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Introduction to Crystal Space Shaders

Overview

This document describes the basic structure of a Crystal Space shader by successively adding more features that require different settings in the Crystal Space shader definition.

Cg will be used in the shader created. However, Cg is not the focus of this tutorial and is only explained tangentially.

Nomenclature

In different contexts and programs the word "shader" has different meaning. For example, in offline rendering it is used in a lot of places ("surface shader", "light shader") and is, generally, a description of appearance of something. In DirectX the programs running on the vertex resp. fragment units of graphics hardware are called "shaders" ("vertex shaders" and "pixel shaders"). OpenGL used to call the same "vertex programs" and "fragment programs", but recently also adopted the name "shader".

In Crystal Space, a shader somewhat follows the offline rendering nomenclature by basically being a flexible description of the appearance of a surface. "Flexible" means that a shader can take parameters which influence it's output. A simple example for that is a surface texture. The "description" of the appearance is (usually) given as a vertex and shader program.

Structure

A Crystal Space shader consists of multiple components, nested in each other.

Techniques

At the top level, a shader consists of one or more techniques. Each technique has an associated priority. At runtime, of all available techniques, the highest one supported by the used graphics hardware is used. The idea behind techniques is to provide the same, or similar, surface appearance described in multiple ways, fitting hardware with different capabilities. A common scenario is that a certain shader can be drawn in a single rendering pass on some hardware, but requires multiple passes on other.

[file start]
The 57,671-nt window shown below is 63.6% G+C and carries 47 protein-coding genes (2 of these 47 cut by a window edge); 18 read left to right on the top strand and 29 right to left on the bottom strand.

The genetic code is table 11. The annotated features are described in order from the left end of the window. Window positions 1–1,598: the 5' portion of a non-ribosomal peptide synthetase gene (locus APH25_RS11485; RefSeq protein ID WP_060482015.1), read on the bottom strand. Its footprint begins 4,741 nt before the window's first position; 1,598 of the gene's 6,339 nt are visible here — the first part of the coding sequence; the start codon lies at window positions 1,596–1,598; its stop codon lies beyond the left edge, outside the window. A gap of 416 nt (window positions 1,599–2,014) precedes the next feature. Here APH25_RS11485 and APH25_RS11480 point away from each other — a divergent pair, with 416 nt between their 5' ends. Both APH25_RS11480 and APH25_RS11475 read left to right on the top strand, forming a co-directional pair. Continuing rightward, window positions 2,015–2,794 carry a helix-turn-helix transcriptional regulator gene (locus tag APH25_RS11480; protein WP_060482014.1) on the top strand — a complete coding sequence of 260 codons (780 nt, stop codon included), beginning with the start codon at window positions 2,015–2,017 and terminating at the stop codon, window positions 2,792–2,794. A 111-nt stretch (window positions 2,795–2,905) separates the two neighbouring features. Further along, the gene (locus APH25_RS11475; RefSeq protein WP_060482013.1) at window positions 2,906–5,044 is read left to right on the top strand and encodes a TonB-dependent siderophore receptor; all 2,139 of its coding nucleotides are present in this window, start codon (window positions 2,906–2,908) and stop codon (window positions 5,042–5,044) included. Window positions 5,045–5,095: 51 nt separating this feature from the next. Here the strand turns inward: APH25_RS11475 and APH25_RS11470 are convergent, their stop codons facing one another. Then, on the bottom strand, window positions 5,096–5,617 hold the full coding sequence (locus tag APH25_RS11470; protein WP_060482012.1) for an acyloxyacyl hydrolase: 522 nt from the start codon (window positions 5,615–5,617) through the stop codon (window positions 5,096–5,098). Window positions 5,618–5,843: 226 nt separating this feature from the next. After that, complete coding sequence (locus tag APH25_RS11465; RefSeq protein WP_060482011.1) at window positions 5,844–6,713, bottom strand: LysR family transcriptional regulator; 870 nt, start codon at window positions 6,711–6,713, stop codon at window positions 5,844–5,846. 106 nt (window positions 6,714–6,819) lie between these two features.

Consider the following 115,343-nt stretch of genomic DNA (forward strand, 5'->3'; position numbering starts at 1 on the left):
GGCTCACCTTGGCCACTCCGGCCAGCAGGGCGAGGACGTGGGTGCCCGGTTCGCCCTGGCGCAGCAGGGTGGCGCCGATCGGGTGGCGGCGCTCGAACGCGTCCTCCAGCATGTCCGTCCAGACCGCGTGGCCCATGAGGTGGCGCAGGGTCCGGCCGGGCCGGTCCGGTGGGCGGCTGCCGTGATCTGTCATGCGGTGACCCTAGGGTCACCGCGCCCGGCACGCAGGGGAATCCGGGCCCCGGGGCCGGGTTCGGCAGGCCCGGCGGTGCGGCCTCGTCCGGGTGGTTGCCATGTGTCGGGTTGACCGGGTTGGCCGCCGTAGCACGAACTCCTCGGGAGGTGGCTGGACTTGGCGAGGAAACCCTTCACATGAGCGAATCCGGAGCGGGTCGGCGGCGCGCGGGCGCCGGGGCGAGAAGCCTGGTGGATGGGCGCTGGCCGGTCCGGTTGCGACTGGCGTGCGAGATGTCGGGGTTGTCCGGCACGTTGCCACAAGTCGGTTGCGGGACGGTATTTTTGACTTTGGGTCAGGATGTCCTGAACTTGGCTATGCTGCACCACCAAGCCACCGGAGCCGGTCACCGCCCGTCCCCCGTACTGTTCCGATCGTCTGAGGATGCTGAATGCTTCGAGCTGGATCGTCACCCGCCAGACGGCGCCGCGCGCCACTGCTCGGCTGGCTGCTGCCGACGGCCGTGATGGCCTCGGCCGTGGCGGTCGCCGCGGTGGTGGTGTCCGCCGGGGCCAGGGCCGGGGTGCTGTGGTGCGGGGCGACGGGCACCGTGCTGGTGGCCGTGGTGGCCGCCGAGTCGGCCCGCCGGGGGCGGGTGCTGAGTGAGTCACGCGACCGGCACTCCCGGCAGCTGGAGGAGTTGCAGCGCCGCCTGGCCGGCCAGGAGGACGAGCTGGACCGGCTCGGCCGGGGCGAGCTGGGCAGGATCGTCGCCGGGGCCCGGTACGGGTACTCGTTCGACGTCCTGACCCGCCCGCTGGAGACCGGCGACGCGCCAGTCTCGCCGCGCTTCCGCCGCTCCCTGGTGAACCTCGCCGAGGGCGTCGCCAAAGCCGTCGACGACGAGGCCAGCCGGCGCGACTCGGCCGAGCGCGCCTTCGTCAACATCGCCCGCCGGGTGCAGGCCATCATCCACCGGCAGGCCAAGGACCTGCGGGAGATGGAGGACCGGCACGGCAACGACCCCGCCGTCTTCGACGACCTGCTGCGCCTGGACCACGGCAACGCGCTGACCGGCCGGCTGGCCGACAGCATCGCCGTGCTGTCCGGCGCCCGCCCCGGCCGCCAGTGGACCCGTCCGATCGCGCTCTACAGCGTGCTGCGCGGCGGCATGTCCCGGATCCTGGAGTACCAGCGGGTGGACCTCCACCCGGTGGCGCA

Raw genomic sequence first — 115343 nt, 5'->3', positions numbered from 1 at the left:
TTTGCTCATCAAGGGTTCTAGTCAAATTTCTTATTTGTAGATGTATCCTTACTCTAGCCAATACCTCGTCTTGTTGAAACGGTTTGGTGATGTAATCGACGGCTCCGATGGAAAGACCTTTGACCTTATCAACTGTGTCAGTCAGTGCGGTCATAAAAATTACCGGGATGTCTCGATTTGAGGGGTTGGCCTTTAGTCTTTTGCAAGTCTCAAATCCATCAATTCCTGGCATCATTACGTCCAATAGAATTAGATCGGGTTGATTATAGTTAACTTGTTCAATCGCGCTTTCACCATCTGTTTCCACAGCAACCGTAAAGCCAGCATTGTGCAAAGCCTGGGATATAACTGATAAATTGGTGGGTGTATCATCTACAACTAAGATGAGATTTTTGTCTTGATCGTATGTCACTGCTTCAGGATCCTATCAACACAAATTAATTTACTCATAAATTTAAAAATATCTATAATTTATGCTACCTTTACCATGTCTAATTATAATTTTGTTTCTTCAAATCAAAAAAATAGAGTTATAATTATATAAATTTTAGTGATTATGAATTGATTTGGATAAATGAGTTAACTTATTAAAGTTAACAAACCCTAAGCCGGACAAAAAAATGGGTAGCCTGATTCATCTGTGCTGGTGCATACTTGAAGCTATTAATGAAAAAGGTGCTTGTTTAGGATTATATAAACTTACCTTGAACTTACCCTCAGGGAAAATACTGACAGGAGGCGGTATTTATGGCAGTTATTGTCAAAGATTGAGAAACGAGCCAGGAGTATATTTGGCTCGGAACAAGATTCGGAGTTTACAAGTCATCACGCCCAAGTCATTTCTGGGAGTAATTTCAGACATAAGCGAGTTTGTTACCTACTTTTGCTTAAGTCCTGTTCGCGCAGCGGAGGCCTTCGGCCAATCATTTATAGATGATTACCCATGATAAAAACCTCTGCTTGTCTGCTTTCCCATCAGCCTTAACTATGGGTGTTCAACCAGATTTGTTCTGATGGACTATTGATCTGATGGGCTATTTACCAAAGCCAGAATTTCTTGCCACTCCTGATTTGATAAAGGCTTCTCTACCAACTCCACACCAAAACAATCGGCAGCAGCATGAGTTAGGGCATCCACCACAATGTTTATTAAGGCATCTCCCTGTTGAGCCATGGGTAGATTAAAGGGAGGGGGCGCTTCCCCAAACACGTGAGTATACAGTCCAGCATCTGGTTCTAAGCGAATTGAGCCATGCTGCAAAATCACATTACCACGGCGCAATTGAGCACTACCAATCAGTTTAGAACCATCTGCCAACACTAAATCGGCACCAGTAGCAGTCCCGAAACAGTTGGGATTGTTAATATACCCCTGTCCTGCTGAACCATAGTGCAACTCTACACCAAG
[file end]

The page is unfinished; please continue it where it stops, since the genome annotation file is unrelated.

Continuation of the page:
Passes

Rendering passes are the next level below techniques. Each technique consists of one or more passes. Each pass can have different, individual rendering settings (such as the shader programs used). Passes have a specific order; when a mesh is rendered with a shader technique consisting of multiple passes, it is effectively rendered once for each pass, with the respective rendering settings applied for each time it is rendered. The order the passes are applied is the order they were defined.

Pass contents: programs and bindings

Inside passes most of the actually interesting settings can be found. Foremost, passes contain programs for software vertex processing (called "vertex processors"), hardware vertex processing (vertex programs) and hardware fragment processing (fragment programs). These are implemented through Crystal Space plugins and thus different implementations and languages are possible. Vertex and fragment programs can be provided as assembly (ARB vertex/fragment programs) or high-level shading language programs (Cg). However, also setups for the fixed-function pipeline are subsumed under "programs" - while technically inaccurate the abstraction is practical.